Now, before you protest, think about this. When you have a real-life affair, you’re giving your time, energy, and love to another person, rather than to your spouse. This can result in emotional distance, fighting, and apathy, even before the affair is discovered. Your marriage suffers because of this.
When you entertain a rich fantasy life which revolves around another person, you’re doing the exact same thing, and your relationship will suffer in the exact same way. There may not be a physical person involved, but the emotions are the same.
This longing for a fantasy life stems from unmet needs, to take a moment to examine what you’re lacking. Talk to your spouse about these things—you may be surprised at how willing they’ll be to love you in just the ways you’ve been fantasizing about.
5.The Unhealthy Friendship
Even completely platonic friendships can become affairs when they stray into unhealthy territory. A husband, for example, might not consider his nightly outings with the guys as a type of affair, but if we take a look at the effects of this behavior, we can see that they’re very similar to what is traditionally thought of as infidelity.
We shouldn’t think of affairs in a purely romantic sense—think of them as anything that takes your emotional or physical attachment to your spouse and places it elsewhere. Although this form is certainly less painful than a romantic betrayal, it can destroy a marriage nonetheless.
Unexpectedly, an unhealthy friendship can also be more difficult to break off than an affair. Most people know an affair is wrong, and are willing to put a stop to it when they’re found out. This same person, though, may fight for an unhealthy friendship, believing that they are in the right—this can end a marriage.
Realize that your spouse comes first—he or she is the person to whom you’ve given your promise of love and attention. Friends and acquaintances are important, but if your spouse is suffering because you’re giving undue time or emotional energy to these people, it might just be time to open your eyes to the effects of your behavior.
6. The Double Life Affair
Finally, we have the biggest self-deception of all—the double life affair.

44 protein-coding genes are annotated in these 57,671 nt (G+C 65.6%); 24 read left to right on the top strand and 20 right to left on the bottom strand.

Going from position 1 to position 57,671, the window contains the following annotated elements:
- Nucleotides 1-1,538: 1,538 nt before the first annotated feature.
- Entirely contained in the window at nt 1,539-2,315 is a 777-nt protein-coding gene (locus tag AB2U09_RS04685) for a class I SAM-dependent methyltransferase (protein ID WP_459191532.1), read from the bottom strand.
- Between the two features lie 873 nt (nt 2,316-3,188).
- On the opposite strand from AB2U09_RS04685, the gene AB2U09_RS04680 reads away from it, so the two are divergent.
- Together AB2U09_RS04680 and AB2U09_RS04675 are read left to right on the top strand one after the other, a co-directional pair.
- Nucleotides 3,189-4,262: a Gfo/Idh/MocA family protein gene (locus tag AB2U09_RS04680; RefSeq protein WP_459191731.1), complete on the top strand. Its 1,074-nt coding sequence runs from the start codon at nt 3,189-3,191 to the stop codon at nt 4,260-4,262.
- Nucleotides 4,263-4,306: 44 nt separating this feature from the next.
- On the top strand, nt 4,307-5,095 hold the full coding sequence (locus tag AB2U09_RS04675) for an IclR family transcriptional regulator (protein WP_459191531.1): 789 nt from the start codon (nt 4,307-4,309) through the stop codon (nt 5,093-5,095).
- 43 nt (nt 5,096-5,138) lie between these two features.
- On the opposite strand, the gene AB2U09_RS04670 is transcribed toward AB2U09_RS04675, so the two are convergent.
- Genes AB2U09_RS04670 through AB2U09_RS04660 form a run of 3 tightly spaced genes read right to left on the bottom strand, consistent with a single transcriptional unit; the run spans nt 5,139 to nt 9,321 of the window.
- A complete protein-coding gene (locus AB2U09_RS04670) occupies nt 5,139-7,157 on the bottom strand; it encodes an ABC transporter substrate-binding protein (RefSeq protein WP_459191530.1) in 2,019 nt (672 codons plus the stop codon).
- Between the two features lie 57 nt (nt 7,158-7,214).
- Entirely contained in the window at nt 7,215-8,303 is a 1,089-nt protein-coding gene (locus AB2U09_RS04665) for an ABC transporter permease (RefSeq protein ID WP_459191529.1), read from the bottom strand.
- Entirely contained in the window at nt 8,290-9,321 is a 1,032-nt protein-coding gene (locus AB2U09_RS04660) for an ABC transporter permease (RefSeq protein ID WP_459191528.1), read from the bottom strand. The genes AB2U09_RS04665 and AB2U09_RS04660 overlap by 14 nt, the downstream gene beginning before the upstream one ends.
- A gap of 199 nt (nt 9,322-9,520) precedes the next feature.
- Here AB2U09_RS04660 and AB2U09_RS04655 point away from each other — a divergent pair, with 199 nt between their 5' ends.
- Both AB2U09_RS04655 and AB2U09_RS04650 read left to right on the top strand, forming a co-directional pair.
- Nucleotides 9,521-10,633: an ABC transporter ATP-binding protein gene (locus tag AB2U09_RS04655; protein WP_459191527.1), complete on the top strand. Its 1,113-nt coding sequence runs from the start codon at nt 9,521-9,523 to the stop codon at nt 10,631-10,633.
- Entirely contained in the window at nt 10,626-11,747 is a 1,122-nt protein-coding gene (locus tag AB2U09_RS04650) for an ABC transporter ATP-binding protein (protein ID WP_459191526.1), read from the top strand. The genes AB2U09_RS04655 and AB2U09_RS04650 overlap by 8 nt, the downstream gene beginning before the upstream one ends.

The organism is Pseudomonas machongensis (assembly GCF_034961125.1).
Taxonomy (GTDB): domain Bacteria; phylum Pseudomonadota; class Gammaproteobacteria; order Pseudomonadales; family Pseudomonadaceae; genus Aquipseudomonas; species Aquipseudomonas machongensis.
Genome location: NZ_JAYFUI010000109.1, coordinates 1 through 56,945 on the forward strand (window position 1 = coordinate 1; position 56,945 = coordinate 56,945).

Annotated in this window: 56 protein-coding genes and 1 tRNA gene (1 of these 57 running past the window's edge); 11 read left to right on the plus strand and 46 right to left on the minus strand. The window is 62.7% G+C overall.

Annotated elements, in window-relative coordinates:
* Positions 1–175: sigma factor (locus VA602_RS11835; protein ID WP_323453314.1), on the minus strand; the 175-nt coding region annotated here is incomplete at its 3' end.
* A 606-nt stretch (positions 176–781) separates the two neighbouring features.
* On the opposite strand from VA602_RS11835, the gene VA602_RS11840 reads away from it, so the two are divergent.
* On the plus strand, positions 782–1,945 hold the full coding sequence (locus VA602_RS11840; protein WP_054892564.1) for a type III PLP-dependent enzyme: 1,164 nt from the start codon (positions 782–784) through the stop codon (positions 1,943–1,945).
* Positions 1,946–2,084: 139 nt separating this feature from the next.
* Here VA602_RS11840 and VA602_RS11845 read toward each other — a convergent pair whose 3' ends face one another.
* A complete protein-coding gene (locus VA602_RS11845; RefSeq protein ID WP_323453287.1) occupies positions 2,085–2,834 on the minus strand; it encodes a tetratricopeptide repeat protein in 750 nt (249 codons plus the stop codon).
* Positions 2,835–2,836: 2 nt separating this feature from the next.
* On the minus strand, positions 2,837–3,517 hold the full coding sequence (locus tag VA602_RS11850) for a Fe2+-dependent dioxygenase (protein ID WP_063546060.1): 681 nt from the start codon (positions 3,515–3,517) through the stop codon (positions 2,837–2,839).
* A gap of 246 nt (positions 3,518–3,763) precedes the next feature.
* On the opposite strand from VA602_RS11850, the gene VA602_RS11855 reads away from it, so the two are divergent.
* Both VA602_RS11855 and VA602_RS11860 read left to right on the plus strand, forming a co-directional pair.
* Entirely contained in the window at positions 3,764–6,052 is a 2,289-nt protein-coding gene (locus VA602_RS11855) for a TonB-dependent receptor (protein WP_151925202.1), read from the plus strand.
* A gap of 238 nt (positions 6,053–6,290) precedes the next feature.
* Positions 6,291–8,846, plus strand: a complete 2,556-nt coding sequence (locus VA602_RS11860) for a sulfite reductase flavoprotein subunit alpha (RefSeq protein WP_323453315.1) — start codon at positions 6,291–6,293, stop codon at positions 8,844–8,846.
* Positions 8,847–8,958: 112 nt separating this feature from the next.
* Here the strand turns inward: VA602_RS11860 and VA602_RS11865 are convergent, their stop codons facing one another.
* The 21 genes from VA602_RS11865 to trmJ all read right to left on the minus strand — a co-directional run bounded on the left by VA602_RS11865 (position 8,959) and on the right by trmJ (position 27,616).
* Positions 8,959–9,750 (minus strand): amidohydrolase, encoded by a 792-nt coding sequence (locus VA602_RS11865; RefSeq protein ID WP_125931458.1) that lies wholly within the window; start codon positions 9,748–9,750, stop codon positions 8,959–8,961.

Dissociation is the way people disconnect from their thoughts and feelings in order to avoid pain, and is the key to this destructive form of infidelity. When someone suffers in a marriage rather than addressing issues, they can feel as if there’s no way out. And sometimes, like an overburdened pipe springing a high-pressure leak, dissociation can split a life in two.
When this happens, a miserable, trapped spouse might meet someone else, fall in love, and begin a full-fledged affair, all the while convincing themselves that everything is great. At home, they live one life, and while engaging in their affair, they can live another—the two are wholly separate, almost as if they are separate people.
In this state, because of the emotional disconnection, a spouse may not fully realize that what they’re doing is wrong. As difficult as this is to believe, it happens.
If you find yourself in this situation, you need to make a choice—choose one life, or the other. Remaining in both will only result in heartbreak for all involved.
Open Your Eyes
Do you recognize any of these behaviors in your own life? If so, it’s likely that you have a few unmet needs in your marriage. Rather than satisfying these emotional and physical needs elsewhere, take some time to craft a beautiful marriage that makes you happy.
You’ll have greater peace and a deeper sense of belonging, and you’ll avoid the heartache that always comes with infidelity.